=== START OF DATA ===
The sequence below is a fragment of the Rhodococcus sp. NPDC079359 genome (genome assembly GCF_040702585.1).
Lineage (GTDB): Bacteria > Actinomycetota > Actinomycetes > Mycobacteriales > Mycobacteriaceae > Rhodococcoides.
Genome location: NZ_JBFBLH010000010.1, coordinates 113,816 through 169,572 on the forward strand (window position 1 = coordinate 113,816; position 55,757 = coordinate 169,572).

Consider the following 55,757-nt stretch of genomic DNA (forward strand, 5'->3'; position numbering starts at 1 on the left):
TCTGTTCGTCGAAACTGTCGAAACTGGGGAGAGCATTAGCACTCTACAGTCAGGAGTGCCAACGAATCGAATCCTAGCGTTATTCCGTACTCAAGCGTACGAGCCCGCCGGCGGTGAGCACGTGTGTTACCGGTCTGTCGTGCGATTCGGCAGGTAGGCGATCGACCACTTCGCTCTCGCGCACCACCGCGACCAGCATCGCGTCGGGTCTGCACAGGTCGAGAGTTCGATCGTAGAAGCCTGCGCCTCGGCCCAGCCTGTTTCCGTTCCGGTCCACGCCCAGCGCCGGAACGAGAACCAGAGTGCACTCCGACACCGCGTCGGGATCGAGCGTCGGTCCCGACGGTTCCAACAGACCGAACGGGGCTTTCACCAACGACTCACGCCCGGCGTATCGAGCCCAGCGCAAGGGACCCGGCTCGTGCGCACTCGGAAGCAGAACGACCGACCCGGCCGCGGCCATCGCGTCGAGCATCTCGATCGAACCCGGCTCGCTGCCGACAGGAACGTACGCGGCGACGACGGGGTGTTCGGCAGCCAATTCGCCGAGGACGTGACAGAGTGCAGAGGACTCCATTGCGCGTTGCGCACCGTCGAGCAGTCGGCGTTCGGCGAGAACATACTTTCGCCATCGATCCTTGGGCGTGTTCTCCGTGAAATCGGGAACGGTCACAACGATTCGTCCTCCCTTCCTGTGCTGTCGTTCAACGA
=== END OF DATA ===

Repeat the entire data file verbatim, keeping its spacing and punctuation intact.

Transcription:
The sequence below is a fragment of the Rhodococcus sp. NPDC079359 genome (genome assembly GCF_040702585.1).
Lineage (GTDB): Bacteria > Actinomycetota > Actinomycetes > Mycobacteriales > Mycobacteriaceae > Rhodococcoides.
Genome location: NZ_JBFBLH010000010.1, coordinates 113,816 through 169,572 on the forward strand (window position 1 = coordinate 113,816; position 55,757 = coordinate 169,572).

Consider the following 55,757-nt stretch of genomic DNA (forward strand, 5'->3'; position numbering starts at 1 on the left):
TCTGTTCGTCGAAACTGTCGAAACTGGGGAGAGCATTAGCACTCTACAGTCAGGAGTGCCAACGAATCGAATCCTAGCGTTATTCCGTACTCAAGCGTACGAGCCCGCCGGCGGTGAGCACGTGTGTTACCGGTCTGTCGTGCGATTCGGCAGGTAGGCGATCGACCACTTCGCTCTCGCGCACCACCGCGACCAGCATCGCGTCGGGTCTGCACAGGTCGAGAGTTCGATCGTAGAAGCCTGCGCCTCGGCCCAGCCTGTTTCCGTTCCGGTCCACGCCCAGCGCCGGAACGAGAACCAGAGTGCACTCCGACACCGCGTCGGGATCGAGCGTCGGTCCCGACGGTTCCAACAGACCGAACGGGGCTTTCACCAACGACTCACGCCCGGCGTATCGAGCCCAGCGCAAGGGACCCGGCTCGTGCGCACTCGGAAGCAGAACGACCGACCCGGCCGCGGCCATCGCGTCGAGCATCTCGATCGAACCCGGCTCGCTGCCGACAGGAACGTACGCGGCGACGACGGGGTGTTCGGCAGCCAATTCGCCGAGGACGTGACAGAGTGCAGAGGACTCCATTGCGCGTTGCGCACCGTCGAGCAGTCGGCGTTCGGCGAGAACATACTTTCGCCATCGATCCTTGGGCGTGTTCTCCGTGAAATCGGGAACGGTCACAACGATTCGTCCTCCCTTCCTGTGCTGTCGTTCAACGA